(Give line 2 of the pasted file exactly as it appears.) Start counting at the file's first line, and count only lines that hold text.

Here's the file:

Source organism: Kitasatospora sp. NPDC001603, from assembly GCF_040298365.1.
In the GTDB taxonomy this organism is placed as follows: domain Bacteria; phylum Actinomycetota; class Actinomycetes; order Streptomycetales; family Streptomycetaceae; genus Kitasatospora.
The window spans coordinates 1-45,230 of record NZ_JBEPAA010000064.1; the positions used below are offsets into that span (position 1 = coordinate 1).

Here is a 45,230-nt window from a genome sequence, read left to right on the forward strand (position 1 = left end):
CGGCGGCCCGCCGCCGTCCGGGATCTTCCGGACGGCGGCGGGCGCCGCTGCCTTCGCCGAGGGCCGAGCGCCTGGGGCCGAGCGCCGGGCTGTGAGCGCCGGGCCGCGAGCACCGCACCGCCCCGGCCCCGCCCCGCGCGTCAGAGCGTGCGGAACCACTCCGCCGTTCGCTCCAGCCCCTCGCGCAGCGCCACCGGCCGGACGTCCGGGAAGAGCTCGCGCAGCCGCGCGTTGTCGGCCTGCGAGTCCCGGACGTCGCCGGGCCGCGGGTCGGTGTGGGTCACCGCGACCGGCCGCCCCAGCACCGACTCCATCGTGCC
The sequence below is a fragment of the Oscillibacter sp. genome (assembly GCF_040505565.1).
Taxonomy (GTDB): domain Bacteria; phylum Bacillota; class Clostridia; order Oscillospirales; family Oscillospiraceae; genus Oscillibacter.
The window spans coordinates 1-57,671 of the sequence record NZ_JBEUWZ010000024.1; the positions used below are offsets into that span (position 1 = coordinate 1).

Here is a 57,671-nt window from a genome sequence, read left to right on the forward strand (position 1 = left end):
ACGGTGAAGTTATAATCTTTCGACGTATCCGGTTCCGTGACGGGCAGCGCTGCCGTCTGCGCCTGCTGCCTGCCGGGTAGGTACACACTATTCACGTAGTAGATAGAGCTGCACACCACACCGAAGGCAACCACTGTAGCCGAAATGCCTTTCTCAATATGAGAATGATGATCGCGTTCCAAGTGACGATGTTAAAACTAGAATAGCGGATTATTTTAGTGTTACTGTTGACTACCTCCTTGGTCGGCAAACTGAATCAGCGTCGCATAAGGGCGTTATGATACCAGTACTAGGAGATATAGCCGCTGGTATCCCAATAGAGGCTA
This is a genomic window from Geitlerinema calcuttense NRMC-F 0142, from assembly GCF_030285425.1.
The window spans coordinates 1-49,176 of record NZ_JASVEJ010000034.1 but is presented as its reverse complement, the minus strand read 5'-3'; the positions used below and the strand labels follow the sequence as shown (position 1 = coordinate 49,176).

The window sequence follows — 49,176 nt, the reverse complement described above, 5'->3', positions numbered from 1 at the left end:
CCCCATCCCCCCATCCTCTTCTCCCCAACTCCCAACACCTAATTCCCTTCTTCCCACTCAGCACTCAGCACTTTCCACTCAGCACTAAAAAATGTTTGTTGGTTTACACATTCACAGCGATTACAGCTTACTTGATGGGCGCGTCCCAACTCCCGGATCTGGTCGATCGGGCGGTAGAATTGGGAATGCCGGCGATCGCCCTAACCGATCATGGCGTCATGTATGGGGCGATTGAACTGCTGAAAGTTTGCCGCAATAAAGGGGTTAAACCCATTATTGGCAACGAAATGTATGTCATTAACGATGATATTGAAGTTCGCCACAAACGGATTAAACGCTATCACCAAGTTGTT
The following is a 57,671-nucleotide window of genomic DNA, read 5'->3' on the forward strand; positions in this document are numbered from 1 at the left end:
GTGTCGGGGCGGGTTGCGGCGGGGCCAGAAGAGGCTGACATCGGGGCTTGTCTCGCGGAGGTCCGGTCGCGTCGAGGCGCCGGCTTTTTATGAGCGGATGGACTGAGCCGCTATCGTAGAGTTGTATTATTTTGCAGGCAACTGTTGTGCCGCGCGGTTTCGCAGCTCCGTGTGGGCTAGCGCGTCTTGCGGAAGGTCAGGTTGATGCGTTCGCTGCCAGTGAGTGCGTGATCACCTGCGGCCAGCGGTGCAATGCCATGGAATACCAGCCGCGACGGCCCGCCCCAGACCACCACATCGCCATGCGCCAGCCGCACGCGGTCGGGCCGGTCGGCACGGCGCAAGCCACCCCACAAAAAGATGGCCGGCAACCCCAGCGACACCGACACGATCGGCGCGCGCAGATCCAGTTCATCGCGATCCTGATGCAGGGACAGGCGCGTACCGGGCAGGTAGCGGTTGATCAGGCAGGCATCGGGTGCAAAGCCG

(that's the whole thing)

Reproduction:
In the GTDB taxonomy this organism is placed as follows: domain Bacteria; phylum Actinomycetota; class Actinomycetes; order Streptomycetales; family Streptomycetaceae; genus Kitasatospora.